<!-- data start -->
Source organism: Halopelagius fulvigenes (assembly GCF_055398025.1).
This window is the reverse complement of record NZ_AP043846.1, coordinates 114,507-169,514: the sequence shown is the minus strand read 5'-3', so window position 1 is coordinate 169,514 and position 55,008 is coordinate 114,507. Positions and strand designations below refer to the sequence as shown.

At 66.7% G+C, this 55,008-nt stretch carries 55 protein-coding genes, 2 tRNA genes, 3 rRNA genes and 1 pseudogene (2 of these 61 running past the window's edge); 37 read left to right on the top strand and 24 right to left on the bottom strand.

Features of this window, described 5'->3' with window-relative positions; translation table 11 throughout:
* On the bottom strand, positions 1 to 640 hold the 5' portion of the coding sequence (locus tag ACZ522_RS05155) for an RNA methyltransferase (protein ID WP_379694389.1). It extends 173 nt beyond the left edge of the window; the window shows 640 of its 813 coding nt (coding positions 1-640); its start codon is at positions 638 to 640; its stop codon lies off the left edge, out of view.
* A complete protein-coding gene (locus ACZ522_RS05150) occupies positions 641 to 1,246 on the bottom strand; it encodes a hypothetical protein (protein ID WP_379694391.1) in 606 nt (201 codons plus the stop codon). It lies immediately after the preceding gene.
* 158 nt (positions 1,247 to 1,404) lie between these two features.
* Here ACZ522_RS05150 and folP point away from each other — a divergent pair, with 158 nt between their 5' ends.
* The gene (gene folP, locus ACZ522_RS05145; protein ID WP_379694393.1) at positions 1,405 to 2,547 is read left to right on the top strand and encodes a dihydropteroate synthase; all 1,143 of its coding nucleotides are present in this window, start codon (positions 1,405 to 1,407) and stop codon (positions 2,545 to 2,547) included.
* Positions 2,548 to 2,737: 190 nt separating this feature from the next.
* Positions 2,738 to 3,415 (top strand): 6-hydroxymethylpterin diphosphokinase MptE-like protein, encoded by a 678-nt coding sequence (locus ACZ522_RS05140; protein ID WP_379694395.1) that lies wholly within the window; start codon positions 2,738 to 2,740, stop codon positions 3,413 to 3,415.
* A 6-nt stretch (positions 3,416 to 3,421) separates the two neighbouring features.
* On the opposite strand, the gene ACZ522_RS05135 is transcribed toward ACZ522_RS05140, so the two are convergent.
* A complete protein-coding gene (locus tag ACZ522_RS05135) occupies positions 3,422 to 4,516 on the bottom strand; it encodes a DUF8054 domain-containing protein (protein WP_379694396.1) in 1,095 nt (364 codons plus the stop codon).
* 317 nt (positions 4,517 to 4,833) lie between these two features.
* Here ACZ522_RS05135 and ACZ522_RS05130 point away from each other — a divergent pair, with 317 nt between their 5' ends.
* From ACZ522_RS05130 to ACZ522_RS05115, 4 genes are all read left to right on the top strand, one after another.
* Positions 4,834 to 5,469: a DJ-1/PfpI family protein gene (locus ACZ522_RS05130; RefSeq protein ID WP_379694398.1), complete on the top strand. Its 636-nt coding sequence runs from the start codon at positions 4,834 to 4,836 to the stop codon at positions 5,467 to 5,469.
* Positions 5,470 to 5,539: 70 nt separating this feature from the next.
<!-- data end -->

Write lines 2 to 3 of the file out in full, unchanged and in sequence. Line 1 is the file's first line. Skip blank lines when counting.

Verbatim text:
This window is the reverse complement of record NZ_AP043846.1, coordinates 114,507-169,514: the sequence shown is the minus strand read 5'-3', so window position 1 is coordinate 169,514 and position 55,008 is coordinate 114,507. Positions and strand designations below refer to the sequence as shown.

At 66.7% G+C, this 55,008-nt stretch carries 55 protein-coding genes, 2 tRNA genes, 3 rRNA genes and 1 pseudogene (2 of these 61 running past the window's edge); 37 read left to right on the top strand and 24 right to left on the bottom strand.